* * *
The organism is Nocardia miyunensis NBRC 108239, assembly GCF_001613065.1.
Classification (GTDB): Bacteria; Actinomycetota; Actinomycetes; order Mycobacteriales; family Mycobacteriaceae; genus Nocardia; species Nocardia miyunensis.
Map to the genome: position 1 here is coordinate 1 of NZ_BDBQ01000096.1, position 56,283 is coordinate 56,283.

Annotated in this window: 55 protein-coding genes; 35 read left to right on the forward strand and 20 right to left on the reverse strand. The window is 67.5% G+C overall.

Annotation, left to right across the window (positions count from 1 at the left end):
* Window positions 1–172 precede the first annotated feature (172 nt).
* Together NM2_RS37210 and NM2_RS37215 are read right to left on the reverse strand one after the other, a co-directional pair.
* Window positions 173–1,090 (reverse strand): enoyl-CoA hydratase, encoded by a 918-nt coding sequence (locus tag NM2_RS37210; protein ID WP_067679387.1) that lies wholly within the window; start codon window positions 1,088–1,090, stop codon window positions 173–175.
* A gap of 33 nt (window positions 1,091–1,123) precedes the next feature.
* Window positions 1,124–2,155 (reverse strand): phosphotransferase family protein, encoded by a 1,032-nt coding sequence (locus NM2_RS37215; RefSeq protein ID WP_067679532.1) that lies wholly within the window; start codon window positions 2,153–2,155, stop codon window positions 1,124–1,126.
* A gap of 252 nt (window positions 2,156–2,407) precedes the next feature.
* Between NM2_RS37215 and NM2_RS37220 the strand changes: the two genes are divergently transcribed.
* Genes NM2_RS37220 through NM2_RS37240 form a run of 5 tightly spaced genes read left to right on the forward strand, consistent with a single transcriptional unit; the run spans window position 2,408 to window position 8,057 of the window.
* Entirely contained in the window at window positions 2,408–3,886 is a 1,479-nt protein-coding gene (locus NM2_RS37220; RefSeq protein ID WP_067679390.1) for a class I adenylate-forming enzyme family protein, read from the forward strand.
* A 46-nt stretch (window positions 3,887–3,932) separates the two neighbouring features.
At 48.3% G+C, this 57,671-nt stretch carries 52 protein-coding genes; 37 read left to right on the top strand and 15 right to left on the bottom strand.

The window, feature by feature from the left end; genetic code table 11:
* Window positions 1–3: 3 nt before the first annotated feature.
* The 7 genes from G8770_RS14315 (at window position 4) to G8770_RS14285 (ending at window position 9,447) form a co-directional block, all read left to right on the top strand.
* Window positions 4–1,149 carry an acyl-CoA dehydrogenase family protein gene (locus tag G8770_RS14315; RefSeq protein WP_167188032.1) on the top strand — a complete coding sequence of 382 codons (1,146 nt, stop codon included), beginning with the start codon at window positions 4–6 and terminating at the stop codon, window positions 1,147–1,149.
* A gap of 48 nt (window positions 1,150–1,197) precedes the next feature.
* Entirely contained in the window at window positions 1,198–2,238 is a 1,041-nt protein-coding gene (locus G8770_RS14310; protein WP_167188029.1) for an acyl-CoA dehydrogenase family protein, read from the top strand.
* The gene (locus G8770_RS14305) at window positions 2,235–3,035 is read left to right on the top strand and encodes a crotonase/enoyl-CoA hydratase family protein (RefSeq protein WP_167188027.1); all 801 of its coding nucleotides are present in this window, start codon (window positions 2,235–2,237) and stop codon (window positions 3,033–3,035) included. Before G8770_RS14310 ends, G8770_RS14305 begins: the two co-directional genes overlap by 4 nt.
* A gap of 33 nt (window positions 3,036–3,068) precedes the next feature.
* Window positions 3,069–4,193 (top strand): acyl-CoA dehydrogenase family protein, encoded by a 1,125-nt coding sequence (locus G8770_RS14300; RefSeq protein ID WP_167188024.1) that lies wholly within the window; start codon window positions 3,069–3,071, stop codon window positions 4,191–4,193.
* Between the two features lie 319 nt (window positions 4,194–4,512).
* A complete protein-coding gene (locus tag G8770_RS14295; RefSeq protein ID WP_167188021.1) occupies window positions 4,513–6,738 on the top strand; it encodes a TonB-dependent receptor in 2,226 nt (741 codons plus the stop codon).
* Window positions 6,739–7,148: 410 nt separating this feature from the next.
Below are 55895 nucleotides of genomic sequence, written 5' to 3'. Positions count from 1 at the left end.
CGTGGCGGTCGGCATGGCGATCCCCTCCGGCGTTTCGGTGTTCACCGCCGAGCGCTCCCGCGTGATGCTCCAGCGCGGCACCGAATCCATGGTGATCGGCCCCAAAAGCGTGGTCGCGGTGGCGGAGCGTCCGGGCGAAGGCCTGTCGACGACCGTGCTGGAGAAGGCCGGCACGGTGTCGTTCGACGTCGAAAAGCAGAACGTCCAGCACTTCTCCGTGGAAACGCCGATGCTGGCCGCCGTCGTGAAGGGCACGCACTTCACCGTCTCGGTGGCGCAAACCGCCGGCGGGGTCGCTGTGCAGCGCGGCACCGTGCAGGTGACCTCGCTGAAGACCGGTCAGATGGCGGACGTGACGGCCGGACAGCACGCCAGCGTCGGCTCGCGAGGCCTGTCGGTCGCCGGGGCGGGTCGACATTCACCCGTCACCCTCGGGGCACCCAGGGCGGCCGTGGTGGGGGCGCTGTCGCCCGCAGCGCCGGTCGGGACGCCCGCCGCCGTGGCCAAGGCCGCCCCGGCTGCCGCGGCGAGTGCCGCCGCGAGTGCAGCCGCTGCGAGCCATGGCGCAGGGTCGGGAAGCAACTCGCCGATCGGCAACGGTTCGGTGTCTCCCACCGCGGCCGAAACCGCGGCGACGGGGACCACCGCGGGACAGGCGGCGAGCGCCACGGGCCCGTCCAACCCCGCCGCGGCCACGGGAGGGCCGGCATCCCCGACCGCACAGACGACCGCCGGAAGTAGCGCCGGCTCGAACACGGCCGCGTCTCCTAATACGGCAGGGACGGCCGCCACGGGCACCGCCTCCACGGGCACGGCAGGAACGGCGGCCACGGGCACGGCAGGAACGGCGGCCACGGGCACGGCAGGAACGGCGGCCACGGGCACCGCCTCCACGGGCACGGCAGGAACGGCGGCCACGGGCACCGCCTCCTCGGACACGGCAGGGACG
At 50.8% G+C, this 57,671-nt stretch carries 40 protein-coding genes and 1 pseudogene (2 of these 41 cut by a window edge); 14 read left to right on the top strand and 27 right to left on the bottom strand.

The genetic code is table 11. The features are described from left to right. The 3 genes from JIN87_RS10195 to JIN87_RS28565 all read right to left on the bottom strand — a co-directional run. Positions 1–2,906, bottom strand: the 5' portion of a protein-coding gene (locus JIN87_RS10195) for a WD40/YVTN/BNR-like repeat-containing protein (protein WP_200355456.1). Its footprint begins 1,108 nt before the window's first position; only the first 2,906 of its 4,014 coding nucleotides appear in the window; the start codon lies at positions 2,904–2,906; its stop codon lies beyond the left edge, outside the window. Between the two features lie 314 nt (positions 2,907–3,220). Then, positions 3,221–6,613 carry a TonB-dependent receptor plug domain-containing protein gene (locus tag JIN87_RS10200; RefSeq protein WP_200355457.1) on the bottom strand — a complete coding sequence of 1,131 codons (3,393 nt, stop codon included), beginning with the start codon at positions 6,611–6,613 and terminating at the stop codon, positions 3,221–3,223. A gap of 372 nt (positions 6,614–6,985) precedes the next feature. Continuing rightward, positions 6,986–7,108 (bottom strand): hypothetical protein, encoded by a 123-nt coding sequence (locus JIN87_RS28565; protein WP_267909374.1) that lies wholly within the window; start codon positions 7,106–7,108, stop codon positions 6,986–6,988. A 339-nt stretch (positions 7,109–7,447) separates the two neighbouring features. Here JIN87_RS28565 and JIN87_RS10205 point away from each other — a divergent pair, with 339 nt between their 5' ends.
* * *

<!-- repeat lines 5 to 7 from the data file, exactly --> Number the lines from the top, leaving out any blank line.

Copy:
Annotation, left to right across the window (positions count from 1 at the left end):
* Window positions 1–172 precede the first annotated feature (172 nt).
* Together NM2_RS37210 and NM2_RS37215 are read right to left on the reverse strand one after the other, a co-directional pair.